Look, there is a real and indisputable problem with mobile gaming- the storefronts through which these games are sold are hardly curated, meaning all sorts of crap eventually manages to make its way through to consumers. And while quality control is something we can debate all day long, the larger issue is when obvious knock offs, which are in clear violation of copyright law, and which generally mislead customers and exist to scam them out of their money, manage to make their way to the storefronts too.
Such a thing has happened right now. If you visit the App Store from an iOS device, you will find a listing for Minecraft: Pocket Edition 2 (adding insult to injury is the fact that it is currently charting high on the Paid Apps list). The title of the app would suggest that it is a sequel to the first Minecraft game’s mobile version- and indeed, the description of the game would suggest that too:
“Minecraft is a game about breaking and placing blocks. Minecraft II is taking those activities to a whole new level of excellence and uniqueness. At first, people built structures to protect against nocturnal monsters, but as the game grew players worked together to create wonderful, imaginative things.
“Explore randomly generated worlds and build amazing things from the simplest of homes to the grandest of castles. Play in creative mode with unlimited resources or mine deep into the world in survival mode, crafting weapons and armor to fend off the dangerous mobs.
“Craft, create, and explore alone, or with friends on mobile devices or Windows 10.”
It’s a well written blurb, unlike so many other scam or knock off products, and the mention of other copyrighted properties like Windows 10 would probably allay any fears you may have had. Unfortunately, Minecraft: Pocket Edition 2 is not an official product. It’s a scam made by someone called Viktor Todorov (though on the game’s official page, the developer is listed as Scott Cawthorn, possibly in an attempt to mislead customers into associating the game with the developer of the Five Nights at Freddy’s series, Scott Cawthon).
Worse than the copyright infringement, however, is the nature of the product itself. The game advertises itself using screenshots from Minecraft, misleading players into thinking that the game will play like that. Unfortunately, the actual game is nothing like Minecraft– according to Eurogamer, who have discovered this knock off via Reddit, it is a “terrible top-down swipe game” which eventually crashes your phone.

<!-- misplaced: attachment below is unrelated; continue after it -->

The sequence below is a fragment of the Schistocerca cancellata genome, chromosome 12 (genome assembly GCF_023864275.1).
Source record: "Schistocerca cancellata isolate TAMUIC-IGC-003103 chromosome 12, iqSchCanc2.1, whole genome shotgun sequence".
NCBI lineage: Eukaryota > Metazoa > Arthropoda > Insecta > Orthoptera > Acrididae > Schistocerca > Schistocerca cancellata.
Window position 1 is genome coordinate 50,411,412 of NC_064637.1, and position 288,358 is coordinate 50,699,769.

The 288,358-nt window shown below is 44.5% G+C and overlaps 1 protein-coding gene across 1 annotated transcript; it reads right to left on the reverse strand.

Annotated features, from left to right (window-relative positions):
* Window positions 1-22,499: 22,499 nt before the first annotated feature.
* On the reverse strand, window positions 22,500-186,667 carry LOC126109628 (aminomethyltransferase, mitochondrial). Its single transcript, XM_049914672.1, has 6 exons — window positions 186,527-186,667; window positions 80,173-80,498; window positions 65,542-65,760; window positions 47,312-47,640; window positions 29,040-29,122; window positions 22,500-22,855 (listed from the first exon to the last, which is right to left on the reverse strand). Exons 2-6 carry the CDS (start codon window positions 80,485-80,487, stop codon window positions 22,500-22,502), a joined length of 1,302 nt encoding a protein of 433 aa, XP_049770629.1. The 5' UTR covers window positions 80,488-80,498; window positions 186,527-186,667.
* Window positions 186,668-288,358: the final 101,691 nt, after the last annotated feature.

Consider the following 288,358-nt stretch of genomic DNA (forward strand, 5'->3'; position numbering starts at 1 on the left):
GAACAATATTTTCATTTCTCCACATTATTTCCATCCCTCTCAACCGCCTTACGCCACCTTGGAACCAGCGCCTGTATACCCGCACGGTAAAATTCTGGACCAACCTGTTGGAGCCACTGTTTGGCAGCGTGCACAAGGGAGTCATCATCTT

You want to know what somehow manages to make it even worse? Worse than the fact that it infringes upon multiple copyrights, worse than the fact that it misleads customers, worse than the fact that it is a terrible product? It’s the fact that it costs £5 (or $11)- it’s a terrible product that doesn’t even have the decency to be free, or cheap.
Eurogamer has gotten in touch with Mojang, and received an official statement.
“It’s great that Minecraft has inspired people to create amazing things, but when a product attempts to dupe our community or exploit their enthusiasm for the game, it’s our responsibility to step in,” Mojang’s Owen Hill said.
“Our dedicated enforcement team are extremely busy!”
Meanwhile, of course, we are all left wondering if this is truly what mobile gaming has become- exploitative and scammy at the best of times, but at the worst, an uncurated wild west where games that are buggy, misleading, and illegal end up somehow rising to the top of the charts.
The last time something like this happened, there was a video games crash- that may be the direction that mobile gaming is headed in itself.